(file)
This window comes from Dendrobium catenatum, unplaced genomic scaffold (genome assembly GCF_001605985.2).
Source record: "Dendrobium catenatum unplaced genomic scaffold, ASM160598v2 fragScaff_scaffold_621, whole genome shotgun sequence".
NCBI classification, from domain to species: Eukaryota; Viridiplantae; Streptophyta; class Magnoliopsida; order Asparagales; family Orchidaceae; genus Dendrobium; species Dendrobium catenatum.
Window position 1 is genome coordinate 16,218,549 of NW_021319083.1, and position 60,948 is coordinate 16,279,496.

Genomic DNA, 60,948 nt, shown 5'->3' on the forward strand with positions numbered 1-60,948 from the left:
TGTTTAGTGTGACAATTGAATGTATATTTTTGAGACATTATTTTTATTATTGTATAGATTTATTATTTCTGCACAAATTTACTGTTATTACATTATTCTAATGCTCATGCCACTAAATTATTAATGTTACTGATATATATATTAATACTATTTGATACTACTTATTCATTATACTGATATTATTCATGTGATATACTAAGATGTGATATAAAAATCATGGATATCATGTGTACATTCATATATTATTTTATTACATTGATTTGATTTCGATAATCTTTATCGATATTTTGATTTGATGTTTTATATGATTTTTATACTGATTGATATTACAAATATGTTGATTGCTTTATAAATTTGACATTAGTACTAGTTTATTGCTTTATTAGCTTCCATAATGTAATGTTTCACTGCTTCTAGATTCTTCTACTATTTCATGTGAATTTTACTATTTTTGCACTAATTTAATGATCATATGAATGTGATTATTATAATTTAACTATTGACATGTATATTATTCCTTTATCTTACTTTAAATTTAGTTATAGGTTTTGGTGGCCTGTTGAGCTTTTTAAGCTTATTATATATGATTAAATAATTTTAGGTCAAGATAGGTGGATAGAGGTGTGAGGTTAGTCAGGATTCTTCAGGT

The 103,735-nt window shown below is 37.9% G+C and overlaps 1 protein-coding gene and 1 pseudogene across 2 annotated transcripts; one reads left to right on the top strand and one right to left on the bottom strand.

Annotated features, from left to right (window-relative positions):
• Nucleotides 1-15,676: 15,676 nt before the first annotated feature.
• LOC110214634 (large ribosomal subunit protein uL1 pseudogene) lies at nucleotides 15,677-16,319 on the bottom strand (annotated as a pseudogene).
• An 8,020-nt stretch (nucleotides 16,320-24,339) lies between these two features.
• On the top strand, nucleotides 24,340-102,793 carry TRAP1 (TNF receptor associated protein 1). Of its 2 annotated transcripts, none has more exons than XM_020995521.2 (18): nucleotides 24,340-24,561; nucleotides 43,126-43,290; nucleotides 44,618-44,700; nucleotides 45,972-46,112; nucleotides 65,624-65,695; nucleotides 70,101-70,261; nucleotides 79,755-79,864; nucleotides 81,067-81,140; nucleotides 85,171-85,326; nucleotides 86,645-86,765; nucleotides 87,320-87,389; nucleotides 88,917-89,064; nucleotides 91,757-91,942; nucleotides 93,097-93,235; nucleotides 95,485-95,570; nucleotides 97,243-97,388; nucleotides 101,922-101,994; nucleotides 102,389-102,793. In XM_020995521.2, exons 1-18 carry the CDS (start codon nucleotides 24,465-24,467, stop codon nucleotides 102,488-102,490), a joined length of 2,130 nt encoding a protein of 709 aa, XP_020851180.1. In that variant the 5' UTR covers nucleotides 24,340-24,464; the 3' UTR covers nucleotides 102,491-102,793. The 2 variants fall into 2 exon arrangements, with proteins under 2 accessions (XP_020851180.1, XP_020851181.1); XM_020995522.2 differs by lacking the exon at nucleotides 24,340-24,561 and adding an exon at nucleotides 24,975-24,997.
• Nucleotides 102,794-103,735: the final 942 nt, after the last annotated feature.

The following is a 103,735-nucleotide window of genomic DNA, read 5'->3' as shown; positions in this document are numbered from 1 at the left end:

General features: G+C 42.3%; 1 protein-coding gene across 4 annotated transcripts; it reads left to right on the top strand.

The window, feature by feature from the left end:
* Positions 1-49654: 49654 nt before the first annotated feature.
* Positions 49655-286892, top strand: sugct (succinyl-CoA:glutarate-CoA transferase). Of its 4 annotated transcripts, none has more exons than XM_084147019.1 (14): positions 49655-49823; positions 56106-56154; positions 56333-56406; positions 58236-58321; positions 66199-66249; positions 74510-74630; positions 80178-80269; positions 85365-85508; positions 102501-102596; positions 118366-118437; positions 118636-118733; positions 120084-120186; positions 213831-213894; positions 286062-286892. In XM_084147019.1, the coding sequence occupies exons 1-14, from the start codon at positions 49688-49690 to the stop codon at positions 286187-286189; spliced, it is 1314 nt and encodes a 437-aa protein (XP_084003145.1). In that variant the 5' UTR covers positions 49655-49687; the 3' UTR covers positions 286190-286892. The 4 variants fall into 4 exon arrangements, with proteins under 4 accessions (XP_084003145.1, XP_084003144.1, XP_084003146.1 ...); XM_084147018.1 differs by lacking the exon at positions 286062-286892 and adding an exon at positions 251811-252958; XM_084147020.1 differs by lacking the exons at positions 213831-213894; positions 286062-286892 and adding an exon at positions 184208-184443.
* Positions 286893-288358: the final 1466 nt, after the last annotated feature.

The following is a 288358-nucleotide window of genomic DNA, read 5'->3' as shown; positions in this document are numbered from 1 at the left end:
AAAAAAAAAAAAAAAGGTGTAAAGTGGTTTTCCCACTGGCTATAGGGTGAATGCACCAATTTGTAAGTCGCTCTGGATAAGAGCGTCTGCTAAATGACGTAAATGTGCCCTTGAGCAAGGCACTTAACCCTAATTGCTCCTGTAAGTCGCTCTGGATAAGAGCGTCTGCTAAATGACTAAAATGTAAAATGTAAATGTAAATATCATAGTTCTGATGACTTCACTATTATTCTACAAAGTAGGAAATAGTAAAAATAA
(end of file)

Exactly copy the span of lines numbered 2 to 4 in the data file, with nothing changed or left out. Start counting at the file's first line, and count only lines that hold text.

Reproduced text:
Source record: "Dendrobium catenatum unplaced genomic scaffold, ASM160598v2 fragScaff_scaffold_621, whole genome shotgun sequence".
NCBI classification, from domain to species: Eukaryota; Viridiplantae; Streptophyta; class Magnoliopsida; order Asparagales; family Orchidaceae; genus Dendrobium; species Dendrobium catenatum.
Window position 1 is genome coordinate 16,218,549 of NW_021319083.1, and position 60,948 is coordinate 16,279,496.